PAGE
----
Guest post by Vickie Fisher
You’ve probably already figured out that your cat is not going to happily jump into the car, stick its head out the window and “lap up” the scents and breezes in anticipation of traveling someplace “fun.” That revelation aside, the biggest difference between traveling with a dog and traveling with a cat is that in the case of the cat, it often appears that neither party involved in the expedition will be happy! However, sometimes, a temporary or permanent relocation makes travel a necessity.
You cat most likely won’t be any happier that the first step before traveling will be a trip to the veterinarian. Most states require a health certificate, and while requirements for traveling through a state will vary, most states are serious about rabies and will require a current rabies vaccination.
If you need to make a stopover along the way, make sure you’ve checked out the “pet friendly” hotels along the way.
Gather food, water, dishes, toys, treats and any other comfort items. Don’t forget litter, a litter box, plastic bags and paper towels.
Never leave your cat loose in the car
Ready to go? The very first and most important thing to remember about traveling with your cat is that it can be very dangerous to have a cat loose in the car. Always travel with your cat in a secure carrier. Cats will feel much more secure if confined to a carrier, especially if you include a little absorbent padding and something that smells like home. A bigger carrier is not always better. The carrier should be large enough for the cat to be able to get up and turn around.
Take the shoulder strap for the seat belt, run it through the top handle of the carrier and latch the carrier into place. Use a seat in the car where there is good ventilation. I can’t stress the importance of using a secured carrier enough. While we never like to think about an accident or an unexpected event, they can happen. With an open window or door, your cat could escape and become lost or injured. It’s not worth the chance.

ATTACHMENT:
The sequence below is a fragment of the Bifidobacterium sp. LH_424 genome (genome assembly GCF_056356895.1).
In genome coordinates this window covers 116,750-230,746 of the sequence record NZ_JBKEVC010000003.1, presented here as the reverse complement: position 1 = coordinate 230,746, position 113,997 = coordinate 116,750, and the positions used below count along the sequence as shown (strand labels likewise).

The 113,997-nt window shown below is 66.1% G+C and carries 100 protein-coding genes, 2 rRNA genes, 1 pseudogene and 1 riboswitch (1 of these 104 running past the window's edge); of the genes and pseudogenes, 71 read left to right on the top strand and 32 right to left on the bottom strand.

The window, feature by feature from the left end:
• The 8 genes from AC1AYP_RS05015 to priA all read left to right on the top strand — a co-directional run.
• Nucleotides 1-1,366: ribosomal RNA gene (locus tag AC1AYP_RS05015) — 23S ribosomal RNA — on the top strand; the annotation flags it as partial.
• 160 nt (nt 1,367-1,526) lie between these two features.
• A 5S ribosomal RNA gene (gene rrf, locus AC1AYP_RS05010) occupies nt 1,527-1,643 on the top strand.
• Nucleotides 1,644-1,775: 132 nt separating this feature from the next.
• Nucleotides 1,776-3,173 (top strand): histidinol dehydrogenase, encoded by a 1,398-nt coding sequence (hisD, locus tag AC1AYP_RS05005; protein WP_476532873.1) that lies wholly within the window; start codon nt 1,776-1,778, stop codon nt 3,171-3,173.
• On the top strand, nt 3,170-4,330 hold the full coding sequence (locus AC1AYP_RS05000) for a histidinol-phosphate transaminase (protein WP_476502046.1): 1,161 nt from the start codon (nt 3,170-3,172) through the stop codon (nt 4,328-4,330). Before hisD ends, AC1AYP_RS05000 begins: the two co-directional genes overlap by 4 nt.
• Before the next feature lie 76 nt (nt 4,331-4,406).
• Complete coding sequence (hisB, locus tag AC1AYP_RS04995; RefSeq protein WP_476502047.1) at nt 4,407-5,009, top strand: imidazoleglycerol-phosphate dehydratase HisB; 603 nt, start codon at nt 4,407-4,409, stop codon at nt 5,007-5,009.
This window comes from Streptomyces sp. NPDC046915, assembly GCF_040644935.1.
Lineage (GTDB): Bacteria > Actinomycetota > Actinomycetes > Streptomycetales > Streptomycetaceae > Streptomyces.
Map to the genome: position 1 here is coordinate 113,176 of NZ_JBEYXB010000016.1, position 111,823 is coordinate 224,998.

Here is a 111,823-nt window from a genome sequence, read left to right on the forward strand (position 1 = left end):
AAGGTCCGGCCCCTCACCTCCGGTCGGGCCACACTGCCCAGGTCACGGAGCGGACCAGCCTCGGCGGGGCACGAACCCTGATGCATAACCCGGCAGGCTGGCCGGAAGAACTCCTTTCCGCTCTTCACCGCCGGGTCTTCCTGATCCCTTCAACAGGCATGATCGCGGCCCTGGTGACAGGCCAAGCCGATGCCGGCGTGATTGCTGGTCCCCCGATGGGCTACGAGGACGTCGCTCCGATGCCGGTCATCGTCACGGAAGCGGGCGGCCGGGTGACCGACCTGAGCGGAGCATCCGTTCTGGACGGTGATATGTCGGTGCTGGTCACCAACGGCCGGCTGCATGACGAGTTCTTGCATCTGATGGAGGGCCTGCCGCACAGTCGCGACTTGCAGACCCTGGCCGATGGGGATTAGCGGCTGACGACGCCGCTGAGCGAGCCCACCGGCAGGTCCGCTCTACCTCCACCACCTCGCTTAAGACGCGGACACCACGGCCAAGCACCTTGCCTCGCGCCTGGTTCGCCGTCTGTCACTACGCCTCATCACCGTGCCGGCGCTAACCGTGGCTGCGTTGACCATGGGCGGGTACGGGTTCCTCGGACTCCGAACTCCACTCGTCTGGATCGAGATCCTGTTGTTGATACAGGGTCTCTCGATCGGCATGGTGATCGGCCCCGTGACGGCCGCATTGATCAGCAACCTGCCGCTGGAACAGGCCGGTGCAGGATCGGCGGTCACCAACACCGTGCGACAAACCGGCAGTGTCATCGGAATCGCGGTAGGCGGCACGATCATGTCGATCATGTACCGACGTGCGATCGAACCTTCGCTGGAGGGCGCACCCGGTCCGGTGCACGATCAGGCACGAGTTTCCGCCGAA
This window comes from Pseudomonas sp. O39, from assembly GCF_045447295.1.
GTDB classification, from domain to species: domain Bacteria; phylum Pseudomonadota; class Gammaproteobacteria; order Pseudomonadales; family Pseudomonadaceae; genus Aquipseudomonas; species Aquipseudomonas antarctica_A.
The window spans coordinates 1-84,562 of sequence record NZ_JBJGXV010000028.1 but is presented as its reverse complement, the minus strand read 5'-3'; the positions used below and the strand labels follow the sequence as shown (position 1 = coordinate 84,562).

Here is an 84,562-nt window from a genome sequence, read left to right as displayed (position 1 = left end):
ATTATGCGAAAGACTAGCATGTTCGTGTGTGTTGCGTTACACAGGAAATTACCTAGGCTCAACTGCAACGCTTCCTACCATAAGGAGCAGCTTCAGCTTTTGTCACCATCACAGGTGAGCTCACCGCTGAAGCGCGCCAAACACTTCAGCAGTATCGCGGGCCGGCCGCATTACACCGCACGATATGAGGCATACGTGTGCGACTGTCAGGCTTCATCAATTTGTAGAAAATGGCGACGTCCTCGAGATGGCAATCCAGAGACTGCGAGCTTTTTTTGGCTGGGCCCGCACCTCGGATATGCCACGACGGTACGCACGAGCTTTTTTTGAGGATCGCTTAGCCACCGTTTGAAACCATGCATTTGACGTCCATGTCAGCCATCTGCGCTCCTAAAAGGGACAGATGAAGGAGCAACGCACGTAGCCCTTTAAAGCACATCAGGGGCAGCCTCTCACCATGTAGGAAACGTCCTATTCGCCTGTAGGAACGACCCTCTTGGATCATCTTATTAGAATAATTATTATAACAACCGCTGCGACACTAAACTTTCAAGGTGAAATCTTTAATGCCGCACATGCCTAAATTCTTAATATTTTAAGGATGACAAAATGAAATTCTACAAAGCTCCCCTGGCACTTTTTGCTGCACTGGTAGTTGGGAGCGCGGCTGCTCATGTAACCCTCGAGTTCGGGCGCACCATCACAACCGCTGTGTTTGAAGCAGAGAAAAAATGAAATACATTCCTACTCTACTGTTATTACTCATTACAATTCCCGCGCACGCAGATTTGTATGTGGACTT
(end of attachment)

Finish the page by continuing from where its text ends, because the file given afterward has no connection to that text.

Don’t fall for the pitiful meows and think that your cat will be happier out of the carrier. A loose cat in the car is a recipe for disaster. Loose cats can hide underneath a car seat, making it impossible to retrieve them safely at the final destination. Chances are, after some period of protest, your cat will curl up and sleep. You may want to consider a kitty harness and leash in case the cat must be taken from the carrier for some reason. Get your cat used to a harness and leash well before the trip.
Your cat’s needs during the drive: temperature, food and water, litter box
For summer travels, don’t underestimate how rapidly the temperature inside a car rises. While heat stroke is not as common in cats as it is in dogs, they can get it. If you find your cat becoming overheated, make sure you have cool water that you can rub into its coat to cool it down. Never leave your cat in the car, not even with the windows slightly down.
Cat guardians often fret about the cat being able to eat, drink and use the litter box during the trip. It may help to not feed a large meal in the morning of the trip. A full tummy makes your cat more likely to get car sick and/or have the need to eliminate. Chances are, kitty will be perfectly happy not eating, drinking or using a litter box for 8-10 hours, but if not, that’s why you’ve packed the plastic bags and paper towels in a handy place.
Have you traveled with your cat? What has helped you make the trip more pleasant for everyone?
Vickie Fisher is the president of the International Cat Association. For more information about TICA, visit TICA University
Photo: Flickr Creative Commons